Warner Bros.’ new romantic comedy “Crazy Rich Asians” takes a fun, engaging and hilarious look at what can happen when young love collides with old money.
Singapore’s favorite son, Nick Young (Henry Golding), proudly brings his beautiful and successful New Yorker girlfriend Rachel Chu (Constance Wu) home for a meet-and-greet, but the family dynamics aren’t quite what she expects. For Rachel, what starts as a dream romantic holiday with the man she adores becomes a battle to remain true to herself and her roots, while holding her own against picture-perfect backstabbing rivals and a prospective mother-in-law who thinks this modern American girl will never measure up.
Set in Singapore and featuring the first all-Asian ensemble in a contemporary Hollywood film in 25 years, the story mines humor from the idiosyncrasies of one family in a way that people everywhere can relate to—no matter who they are, how much money they have, or where they call home. It taps into the fundamental desire to fit in, while honoring your own identity, in an era of blending—and sometimes clashing—cultures.
As Rachel’s friend tries to warn her: these people aren’t just rich. They’re crazy-rich. And that’s just the tip of the iceberg.
Constance Wu, who stars as the intrepid Rachel, describes her as “a college professor raised by a working-class, single mom. For many people, that’s a point of pride, but not for the Youngs. Their pride comes from legacy. I don’t think the story says one value system is better than the other, but shows those cultural differences and the differences between Asian and Asian-American, that are often overlooked. What I love about Rachel is that when things get tough she has the courage to follow her heart and forge her own path, in ways that are tested, but, ultimately, make up who she is.”
It’s a test for Nick, too, even though he knows what’s coming. “Having decided that Rachel is the one, he first has to get over the speed bump of bringing her home,” says Henry Golding, making his feature film debut as Nick. “He’s afraid if she sees how he was brought up, she might think he’s not the guy she fell in love with. Also, once home, he sees more clearly the forces conspiring to tear them apart and how standing his ground will affect them both.”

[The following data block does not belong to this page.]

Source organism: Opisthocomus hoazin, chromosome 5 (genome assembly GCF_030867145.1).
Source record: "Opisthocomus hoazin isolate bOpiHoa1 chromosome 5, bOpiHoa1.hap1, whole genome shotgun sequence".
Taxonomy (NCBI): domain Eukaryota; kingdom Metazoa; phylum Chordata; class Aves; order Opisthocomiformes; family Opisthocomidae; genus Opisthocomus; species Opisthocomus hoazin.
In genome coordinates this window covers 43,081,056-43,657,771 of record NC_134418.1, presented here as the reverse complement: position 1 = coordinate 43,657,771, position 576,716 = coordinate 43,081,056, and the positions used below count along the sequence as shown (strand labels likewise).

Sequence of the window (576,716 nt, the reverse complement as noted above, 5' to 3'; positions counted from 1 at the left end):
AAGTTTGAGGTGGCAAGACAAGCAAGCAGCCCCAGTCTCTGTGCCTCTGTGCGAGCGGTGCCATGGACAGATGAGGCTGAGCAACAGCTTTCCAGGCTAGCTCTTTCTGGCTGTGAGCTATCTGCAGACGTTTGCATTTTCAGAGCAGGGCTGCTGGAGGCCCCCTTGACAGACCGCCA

At its core, “Crazy Rich Asians” is a love story…a kind of savvy Cinderella tale, complete with a charming prince, a magnificent castle, and a battle of wills between two strong women determined to write their own ending. “I definitely see this as a modern-day, aspirational fairytale,” states Chu. “Rachel is our princess-warrior, and this is her journey to discover who she is—an American girl on her first trip to Asia, who comes away with a deeper appreciation not only of her past, but of her future.”
“Rachel is the way in for audiences,” says Wu. “We see everything through her eyes. She’s living a regular life, meeting her boyfriend for karaoke, et cetera, after work. Everything she has she has earned through hard work, and she’s remained humble and appreciative. So, when she’s thrown into this world of wealth unlike anything she’s ever known, it’s hard to fathom. Rich is something many of us have seen before: rich means you can buy whatever you want. Wealth means you can buy whatever you want and you control the market.”
On the plus side, Wu points out, “Rachel and Nick really love each other. Love transcends class and culture and logic. When someone’s your person, you know it, and that’s what Rachel and Nick are to each other.”
But will that be enough?
In Philippine cinemas August 22, “Crazy Rich Asians” is distributed by Warner Bros. Pictures, a Warner Entertainment Company.